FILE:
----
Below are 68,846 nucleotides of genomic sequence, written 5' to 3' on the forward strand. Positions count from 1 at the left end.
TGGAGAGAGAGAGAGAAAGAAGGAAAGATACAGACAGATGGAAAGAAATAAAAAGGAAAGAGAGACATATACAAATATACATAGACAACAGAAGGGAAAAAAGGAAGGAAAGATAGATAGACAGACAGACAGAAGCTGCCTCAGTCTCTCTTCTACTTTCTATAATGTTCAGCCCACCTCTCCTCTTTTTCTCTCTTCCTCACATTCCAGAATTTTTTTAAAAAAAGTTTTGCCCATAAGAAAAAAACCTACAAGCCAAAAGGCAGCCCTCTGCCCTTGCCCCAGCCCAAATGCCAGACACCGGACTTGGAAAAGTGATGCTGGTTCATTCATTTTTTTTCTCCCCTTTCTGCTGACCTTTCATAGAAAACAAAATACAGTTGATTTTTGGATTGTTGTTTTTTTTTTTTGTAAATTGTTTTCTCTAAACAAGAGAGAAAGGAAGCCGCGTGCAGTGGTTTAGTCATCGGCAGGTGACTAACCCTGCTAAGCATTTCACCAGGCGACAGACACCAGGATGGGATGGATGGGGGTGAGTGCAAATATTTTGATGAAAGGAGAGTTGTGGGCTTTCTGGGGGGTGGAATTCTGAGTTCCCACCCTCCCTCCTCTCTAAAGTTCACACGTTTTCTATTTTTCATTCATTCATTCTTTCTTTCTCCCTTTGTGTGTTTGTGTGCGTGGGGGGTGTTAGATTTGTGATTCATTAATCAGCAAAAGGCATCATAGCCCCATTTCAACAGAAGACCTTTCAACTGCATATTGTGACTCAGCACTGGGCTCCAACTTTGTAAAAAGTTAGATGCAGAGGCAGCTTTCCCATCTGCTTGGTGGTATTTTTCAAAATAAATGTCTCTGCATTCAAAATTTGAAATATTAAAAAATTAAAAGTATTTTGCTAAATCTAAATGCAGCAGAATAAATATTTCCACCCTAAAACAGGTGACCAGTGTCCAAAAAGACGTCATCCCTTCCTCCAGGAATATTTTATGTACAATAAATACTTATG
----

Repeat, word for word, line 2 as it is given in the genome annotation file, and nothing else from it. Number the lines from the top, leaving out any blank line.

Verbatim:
TGGAGAGAGAGAGAGAAAGAAGGAAAGATACAGACAGATGGAAAGAAATAAAAAGGAAAGAGAGACATATACAAATATACATAGACAACAGAAGGGAAAAAAGGAAGGAAAGATAGATAGACAGACAGACAGAAGCTGCCTCAGTCTCTCTTCTACTTTCTATAATGTTCAGCCCACCTCTCCTCTTTTTCTCTCTTCCTCACATTCCAGAATTTTTTTAAAAAAAGTTTTGCCCATAAGAAAAAAACCTACAAGCCAAAAGGCAGCCCTCTGCCCTTGCCCCAGCCCAAATGCCAGACACCGGACTTGGAAAAGTGATGCTGGTTCATTCATTTTTTTTCTCCCCTTTCTGCTGACCTTTCATAGAAAACAAAATACAGTTGATTTTTGGATTGTTGTTTTTTTTTTTTGTAAATTGTTTTCTCTAAACAAGAGAGAAAGGAAGCCGCGTGCAGTGGTTTAGTCATCGGCAGGTGACTAACCCTGCTAAGCATTTCACCAGGCGACAGACACCAGGATGGGATGGATGGGGGTGAGTGCAAATATTTTGATGAAAGGAGAGTTGTGGGCTTTCTGGGGGGTGGAATTCTGAGTTCCCACCCTCCCTCCTCTCTAAAGTTCACACGTTTTCTATTTTTCATTCATTCATTCTTTCTTTCTCCCTTTGTGTGTTTGTGTGCGTGGGGGGTGTTAGATTTGTGATTCATTAATCAGCAAAAGGCATCATAGCCCCATTTCAACAGAAGACCTTTCAACTGCATATTGTGACTCAGCACTGGGCTCCAACTTTGTAAAAAGTTAGATGCAGAGGCAGCTTTCCCATCTGCTTGGTGGTATTTTTCAAAATAAATGTCTCTGCATTCAAAATTTGAAATATTAAAAAATTAAAAGTATTTTGCTAAATCTAAATGCAGCAGAATAAATATTTCCACCCTAAAACAGGTGACCAGTGTCCAAAAAGACGTCATCCCTTCCTCCAGGAATATTTTATGTACAATAAATACTTATG